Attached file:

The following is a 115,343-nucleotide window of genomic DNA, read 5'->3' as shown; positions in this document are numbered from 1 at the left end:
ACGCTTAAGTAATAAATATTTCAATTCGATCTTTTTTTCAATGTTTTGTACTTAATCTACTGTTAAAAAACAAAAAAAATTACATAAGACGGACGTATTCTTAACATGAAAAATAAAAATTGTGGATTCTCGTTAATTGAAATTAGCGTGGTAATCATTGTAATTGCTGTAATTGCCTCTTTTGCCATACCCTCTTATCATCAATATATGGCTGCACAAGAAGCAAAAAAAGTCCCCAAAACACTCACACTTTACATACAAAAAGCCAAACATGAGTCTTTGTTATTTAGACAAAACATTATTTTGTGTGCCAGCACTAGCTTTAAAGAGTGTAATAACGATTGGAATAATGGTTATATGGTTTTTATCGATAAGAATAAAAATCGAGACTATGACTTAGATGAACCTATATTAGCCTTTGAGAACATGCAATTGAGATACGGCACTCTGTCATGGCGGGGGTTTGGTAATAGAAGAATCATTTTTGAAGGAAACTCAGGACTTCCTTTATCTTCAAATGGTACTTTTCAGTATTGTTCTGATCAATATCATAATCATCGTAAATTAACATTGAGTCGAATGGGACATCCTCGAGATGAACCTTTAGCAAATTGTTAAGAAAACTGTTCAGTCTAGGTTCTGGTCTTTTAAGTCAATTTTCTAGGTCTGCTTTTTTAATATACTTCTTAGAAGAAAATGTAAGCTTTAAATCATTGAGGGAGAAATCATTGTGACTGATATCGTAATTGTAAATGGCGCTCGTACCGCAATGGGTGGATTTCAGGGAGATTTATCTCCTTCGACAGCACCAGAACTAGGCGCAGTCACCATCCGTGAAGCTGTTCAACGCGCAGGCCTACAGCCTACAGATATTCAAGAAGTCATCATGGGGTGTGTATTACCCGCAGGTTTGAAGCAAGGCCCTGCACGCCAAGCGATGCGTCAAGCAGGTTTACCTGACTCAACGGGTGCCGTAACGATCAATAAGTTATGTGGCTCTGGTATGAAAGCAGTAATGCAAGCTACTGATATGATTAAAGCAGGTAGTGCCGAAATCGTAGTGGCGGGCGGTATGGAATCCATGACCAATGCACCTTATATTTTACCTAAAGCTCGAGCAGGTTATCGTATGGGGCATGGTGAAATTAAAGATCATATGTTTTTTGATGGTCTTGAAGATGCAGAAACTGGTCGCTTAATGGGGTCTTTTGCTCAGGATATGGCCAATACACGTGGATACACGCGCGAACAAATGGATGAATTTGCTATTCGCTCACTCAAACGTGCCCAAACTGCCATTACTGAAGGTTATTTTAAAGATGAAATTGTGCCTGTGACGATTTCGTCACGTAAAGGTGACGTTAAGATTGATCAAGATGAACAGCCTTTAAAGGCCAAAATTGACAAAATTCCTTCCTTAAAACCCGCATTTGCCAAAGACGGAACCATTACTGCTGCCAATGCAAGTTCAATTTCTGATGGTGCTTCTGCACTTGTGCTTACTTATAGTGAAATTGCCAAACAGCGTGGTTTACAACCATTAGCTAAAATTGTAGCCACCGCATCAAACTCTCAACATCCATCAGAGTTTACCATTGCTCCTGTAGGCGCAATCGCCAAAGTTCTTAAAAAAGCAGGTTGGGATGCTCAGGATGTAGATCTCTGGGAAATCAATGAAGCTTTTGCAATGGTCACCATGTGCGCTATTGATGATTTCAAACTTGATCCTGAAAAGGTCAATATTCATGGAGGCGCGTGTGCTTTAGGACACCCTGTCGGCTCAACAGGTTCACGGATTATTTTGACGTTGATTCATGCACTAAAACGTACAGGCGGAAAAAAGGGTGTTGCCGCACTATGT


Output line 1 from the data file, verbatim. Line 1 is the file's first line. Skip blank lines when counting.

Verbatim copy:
The following is a 115,343-nucleotide window of genomic DNA, read 5'->3' as shown; positions in this document are numbered from 1 at the left end: